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Iconic Fort Worth Post Office Could Soon Close

Texas Eagle
Fort Worth's giant post office on Lancaster opened on Washington's Birthday, 1933. It stands on the south side near two other iconic structures, the Texas and Pacific Railroad Staton and Warehouse

The U.S. Postal Service is a step closer to leaving its landmark Lancaster Avenue post office in downtown Fort Worth. The building is among several iconic structures on the city’s south side.

The move is no surprise. The building’s been on the market a while, as the U.S. Postal Service has struggled with billions in annual losses.

Andy Taft, President of Downtown Fort Worth, Inc. says the post office, an official state landmark, is appreciated by developers, too.

He says the chance of destruction is zero.

“Because it’s too valuable," Taft said. "And frankly, I think the market has responded to the news that it’s finally been put on the market very positively. I know there are a number of developers that are gathering information about the building and are preparing themselves to make proposals.”

Sevanne Steiner, in the city of Fort Worth’s preservation division, says the post office is the south side’s answer to the 1895 courthouse farther north up Main Street.  

“Those are two iconic buildings that definitely bookend downtown," Steiner said.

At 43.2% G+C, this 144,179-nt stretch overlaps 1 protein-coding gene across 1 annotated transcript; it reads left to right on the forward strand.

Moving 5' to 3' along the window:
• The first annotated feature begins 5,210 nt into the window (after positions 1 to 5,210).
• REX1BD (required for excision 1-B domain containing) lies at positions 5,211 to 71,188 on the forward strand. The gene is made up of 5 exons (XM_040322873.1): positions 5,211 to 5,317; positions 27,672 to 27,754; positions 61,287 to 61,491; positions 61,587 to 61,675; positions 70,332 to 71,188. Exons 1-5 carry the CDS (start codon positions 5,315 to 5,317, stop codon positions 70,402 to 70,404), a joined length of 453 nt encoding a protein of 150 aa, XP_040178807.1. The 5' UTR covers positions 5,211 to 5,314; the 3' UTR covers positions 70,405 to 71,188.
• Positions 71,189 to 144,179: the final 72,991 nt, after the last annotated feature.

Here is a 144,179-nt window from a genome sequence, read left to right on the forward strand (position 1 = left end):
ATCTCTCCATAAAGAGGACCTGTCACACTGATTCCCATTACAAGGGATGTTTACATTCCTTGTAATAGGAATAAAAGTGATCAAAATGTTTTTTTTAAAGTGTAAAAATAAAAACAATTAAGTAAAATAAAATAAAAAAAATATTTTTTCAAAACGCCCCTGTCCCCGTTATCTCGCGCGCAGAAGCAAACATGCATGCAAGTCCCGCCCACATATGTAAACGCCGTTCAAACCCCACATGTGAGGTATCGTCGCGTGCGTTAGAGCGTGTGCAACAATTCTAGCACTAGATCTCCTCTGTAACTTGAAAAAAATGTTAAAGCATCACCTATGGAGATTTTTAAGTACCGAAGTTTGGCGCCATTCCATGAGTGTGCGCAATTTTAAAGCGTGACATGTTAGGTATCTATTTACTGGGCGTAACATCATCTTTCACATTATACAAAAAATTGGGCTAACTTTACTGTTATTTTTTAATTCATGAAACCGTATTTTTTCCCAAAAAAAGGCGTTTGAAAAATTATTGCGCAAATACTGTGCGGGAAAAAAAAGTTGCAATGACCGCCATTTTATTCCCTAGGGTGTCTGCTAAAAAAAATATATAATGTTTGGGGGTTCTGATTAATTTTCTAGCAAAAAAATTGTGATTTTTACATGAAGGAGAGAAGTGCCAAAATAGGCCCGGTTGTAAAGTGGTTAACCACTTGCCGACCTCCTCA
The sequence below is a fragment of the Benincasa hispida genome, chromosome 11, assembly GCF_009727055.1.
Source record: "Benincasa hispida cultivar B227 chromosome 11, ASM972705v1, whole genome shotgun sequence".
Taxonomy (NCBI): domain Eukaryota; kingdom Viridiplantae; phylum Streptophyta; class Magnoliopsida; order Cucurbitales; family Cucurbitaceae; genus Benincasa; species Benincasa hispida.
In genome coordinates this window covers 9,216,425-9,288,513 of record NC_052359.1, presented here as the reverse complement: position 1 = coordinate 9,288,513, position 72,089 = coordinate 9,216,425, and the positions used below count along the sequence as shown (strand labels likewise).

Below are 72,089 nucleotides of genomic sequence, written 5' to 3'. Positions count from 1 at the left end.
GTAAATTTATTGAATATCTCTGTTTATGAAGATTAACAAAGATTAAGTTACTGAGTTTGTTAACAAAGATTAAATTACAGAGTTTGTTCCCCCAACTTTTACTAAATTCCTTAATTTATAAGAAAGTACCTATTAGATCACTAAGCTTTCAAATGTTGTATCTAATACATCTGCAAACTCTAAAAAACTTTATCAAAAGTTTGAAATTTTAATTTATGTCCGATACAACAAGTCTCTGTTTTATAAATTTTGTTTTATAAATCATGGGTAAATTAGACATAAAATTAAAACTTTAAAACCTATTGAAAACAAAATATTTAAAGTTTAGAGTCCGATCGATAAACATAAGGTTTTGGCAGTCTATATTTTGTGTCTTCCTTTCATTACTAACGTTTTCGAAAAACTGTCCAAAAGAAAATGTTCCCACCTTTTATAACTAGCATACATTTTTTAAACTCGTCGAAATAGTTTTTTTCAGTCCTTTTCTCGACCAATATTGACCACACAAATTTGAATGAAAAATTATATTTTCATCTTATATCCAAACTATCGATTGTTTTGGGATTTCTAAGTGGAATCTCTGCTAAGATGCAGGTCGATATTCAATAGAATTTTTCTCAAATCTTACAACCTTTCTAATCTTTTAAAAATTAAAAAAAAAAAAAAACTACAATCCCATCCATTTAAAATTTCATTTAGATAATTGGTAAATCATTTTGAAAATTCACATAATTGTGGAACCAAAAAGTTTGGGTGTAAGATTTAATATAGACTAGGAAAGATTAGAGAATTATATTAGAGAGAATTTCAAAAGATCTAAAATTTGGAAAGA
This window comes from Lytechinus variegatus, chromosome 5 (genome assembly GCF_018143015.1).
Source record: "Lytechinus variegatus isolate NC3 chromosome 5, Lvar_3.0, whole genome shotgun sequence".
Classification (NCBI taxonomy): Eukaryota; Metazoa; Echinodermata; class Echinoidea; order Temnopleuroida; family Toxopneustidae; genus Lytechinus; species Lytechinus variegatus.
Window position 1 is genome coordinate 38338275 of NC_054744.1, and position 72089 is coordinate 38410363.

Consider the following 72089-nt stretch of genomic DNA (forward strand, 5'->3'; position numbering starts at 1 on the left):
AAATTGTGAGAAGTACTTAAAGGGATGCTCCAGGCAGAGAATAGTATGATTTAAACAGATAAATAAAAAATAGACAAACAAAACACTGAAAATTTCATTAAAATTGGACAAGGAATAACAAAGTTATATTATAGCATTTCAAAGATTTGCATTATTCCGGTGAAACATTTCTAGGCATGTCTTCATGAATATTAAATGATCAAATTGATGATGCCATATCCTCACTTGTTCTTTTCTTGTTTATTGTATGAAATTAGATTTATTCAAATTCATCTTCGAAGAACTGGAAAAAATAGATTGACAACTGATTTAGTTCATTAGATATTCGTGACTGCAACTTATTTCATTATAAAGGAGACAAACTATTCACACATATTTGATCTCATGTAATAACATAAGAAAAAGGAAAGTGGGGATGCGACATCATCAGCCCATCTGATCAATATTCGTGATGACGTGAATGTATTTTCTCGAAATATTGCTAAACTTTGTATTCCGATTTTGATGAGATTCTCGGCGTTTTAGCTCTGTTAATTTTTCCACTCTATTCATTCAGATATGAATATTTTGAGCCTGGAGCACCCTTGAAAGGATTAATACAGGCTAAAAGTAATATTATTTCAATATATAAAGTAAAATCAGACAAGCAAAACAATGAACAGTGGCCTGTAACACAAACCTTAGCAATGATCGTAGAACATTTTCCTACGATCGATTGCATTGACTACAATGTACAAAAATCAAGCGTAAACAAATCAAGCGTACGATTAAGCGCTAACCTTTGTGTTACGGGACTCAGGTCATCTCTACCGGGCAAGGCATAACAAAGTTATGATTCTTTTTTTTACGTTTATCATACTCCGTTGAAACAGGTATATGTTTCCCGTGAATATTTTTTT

The post office is one in a trio of structures that includes the old Texas and Pacific Station and warehouse. In a letter to Fort Worth Mayor Betsy Price, the postal service says it wants to find another retail space in the same zip code.

Citizens have 30 days to comment on the plan. Appeals may be sent to: Vice President, Facilities c/o Facilities Implementation PO Box 667180, Dallas, TX 75266.

Learn more about the building at the Save the Post Officewebsite or at Architecture in Fort Worth.

The 1933 beaux-arts/classical revival structure, which includes 16 classical limestone columns, was designed by local architect Wyatt C. Hedrick, the Fort Worth Star-Telegram says.

The Star-Telegram reports:

The post office building has been considered as a new city hall since 2004, with the city spending $200,000 in 2009 to study the idea and even entering negotiations with the Postal Service. [Fort Worth Mayor Betsy] Price said the city manager’s office has renewed looking at “the numbers,” including analyzing the space the city needs to rent now, since the main City Hall building is too small. Price, who recalls coming and going from the post office as a child, said the building is valuable to Fort Worth. “Everyone went in and out of those grand staircases and mailed their packages and letters there,” Price remembered. “It has been around for forever and it is just a beautiful building.” Still, Price said the numbers “have to work.” The Tarrant County Appraisal District valued the land at $3.53 million and the building at $2.65 million, for a total of $6.1 million in 2013.

Bill Zeeble has been a full-time reporter at KERA since 1992, covering everything from medicine to the Mavericks and education to environmental issues.